The Poetry of a Corner Kick
Simon Critchley about football, philosophy and the world championship
My only religious commitment is to Liverpool Football Club.
It’s never about the ball’s more or less arbitrary movement across the field. It’s about the team. The nation. A man’s masculinity. The greatness of the individual, their physical and mental strength. Isn’t football in essence a socialist sport? And if so: How did the team sport above all other team sports end up in a quagmire of commercialization and corruption?
Simon Critchley is professor of philosophy at the New School for Social Research in New York. He has a broad field of interest, evident in his writing on topics such as David Bowie, Hamlet and suicide. His book What We Think About When We Think About Football is now available in Norwegian, translated by Audun Vinger.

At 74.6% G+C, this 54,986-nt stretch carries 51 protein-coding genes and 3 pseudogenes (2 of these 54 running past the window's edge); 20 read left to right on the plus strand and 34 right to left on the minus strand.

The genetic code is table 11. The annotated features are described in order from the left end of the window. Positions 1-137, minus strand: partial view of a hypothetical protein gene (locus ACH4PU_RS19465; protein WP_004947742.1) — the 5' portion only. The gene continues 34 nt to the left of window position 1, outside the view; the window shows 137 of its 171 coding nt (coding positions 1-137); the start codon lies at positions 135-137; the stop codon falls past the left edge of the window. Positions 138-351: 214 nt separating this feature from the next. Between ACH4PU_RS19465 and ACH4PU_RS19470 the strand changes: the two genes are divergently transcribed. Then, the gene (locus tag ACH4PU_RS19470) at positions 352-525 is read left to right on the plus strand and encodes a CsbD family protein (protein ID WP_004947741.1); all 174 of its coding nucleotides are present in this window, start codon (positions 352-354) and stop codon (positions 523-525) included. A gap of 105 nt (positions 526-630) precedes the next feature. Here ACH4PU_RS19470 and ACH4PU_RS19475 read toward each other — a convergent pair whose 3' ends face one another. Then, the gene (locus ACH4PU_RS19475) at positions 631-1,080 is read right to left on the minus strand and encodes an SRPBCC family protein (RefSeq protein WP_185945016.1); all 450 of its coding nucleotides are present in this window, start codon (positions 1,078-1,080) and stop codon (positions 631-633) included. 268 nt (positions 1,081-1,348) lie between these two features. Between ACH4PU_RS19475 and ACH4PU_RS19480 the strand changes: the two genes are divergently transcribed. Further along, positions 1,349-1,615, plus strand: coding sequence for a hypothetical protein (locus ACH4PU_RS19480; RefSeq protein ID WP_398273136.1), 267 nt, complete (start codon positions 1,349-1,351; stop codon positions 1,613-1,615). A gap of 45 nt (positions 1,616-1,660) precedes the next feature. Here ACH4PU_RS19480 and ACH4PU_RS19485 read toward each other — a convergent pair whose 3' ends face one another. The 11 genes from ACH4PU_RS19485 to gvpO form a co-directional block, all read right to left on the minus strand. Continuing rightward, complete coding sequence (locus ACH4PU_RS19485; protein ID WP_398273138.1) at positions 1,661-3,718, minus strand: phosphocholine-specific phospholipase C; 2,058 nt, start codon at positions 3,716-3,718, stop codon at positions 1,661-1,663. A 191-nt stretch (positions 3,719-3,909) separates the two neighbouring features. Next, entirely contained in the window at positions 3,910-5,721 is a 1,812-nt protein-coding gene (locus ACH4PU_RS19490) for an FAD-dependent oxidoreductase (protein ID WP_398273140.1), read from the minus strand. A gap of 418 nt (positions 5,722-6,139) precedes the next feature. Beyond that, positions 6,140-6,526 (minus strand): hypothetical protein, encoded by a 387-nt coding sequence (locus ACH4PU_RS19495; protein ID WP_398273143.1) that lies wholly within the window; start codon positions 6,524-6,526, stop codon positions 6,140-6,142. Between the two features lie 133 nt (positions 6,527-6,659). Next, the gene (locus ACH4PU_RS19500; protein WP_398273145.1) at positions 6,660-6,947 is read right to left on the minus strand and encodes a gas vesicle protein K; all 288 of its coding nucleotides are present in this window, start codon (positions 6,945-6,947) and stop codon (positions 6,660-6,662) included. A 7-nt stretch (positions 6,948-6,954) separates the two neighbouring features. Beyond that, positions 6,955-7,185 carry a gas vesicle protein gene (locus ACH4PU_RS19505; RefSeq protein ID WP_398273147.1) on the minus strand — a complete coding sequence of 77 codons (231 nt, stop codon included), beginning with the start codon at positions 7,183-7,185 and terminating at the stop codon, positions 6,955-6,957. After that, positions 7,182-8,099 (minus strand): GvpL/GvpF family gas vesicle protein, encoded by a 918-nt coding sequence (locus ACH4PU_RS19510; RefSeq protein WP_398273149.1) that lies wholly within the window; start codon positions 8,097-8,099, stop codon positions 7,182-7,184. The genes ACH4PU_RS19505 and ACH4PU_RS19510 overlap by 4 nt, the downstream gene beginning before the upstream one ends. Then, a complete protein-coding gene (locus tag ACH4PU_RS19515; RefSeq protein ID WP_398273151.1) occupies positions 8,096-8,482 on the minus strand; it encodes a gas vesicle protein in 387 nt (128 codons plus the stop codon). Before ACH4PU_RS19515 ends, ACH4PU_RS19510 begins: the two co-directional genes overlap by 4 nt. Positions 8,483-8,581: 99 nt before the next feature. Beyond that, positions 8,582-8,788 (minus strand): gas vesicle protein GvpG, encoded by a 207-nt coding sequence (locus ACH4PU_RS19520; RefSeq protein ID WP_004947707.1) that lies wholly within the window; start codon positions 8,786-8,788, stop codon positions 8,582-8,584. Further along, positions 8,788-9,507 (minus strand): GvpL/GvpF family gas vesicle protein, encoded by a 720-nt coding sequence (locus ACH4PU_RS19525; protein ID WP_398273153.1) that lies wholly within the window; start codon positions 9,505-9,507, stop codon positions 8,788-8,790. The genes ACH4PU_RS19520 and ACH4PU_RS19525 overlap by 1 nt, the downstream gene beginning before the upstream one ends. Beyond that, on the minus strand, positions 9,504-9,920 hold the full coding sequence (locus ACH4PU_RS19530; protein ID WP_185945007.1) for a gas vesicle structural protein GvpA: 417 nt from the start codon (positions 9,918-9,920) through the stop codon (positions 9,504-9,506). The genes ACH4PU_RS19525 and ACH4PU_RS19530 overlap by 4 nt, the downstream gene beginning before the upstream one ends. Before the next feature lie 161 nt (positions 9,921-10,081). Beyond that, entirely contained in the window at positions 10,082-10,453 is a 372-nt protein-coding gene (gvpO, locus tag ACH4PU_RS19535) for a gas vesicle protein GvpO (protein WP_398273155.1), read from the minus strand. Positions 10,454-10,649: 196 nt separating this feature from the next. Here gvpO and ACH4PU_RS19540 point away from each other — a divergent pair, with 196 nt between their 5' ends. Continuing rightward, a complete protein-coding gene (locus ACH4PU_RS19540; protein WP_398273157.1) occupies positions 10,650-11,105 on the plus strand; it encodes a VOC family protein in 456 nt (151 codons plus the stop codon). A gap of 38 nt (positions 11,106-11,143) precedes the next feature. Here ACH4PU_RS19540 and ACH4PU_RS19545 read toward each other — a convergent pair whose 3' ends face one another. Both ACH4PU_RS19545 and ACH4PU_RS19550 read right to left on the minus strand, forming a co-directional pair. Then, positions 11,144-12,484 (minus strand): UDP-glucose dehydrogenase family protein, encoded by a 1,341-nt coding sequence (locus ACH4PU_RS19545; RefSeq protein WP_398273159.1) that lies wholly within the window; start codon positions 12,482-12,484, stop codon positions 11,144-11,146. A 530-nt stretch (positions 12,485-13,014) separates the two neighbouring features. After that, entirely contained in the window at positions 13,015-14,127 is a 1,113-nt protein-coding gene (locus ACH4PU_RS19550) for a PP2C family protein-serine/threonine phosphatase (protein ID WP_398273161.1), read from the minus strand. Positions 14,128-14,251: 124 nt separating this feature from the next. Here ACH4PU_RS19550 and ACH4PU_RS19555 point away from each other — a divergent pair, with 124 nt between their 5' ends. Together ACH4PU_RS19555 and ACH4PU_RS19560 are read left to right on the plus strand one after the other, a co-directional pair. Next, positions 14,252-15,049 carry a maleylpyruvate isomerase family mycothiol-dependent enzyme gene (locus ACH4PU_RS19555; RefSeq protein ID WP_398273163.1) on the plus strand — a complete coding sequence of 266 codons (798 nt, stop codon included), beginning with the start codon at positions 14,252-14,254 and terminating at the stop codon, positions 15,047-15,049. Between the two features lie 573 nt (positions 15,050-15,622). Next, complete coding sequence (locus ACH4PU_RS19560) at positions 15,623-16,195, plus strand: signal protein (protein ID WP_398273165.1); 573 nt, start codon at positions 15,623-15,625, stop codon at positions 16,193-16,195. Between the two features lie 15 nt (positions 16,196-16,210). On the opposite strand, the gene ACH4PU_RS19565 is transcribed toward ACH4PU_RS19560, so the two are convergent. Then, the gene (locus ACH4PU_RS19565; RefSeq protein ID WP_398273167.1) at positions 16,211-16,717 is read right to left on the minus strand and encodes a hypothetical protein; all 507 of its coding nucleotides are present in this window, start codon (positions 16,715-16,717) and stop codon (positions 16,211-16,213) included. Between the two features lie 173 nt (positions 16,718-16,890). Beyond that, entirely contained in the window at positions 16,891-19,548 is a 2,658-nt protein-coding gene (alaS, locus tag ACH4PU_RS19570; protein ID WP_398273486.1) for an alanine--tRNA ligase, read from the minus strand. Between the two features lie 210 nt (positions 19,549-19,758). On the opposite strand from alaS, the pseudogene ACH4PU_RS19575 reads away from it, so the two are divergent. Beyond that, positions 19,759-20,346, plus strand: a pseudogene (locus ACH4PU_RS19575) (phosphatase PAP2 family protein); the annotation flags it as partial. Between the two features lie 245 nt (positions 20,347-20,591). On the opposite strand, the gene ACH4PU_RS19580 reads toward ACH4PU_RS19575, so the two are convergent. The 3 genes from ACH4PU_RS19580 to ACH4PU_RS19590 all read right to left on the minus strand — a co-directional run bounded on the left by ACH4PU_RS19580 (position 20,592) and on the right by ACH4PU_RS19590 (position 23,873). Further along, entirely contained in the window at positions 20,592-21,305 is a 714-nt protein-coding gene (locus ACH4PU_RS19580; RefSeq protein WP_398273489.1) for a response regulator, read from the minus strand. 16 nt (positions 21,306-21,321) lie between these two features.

Opening the summer at the House of Literature, where the world championship will have a prominent place, Critchley in his lecture will examine the esthetics of football: How do we understand the beauty of the game and the appeal that make millions of people around the world throw their lives into it? And who are the true heroes and villains of football?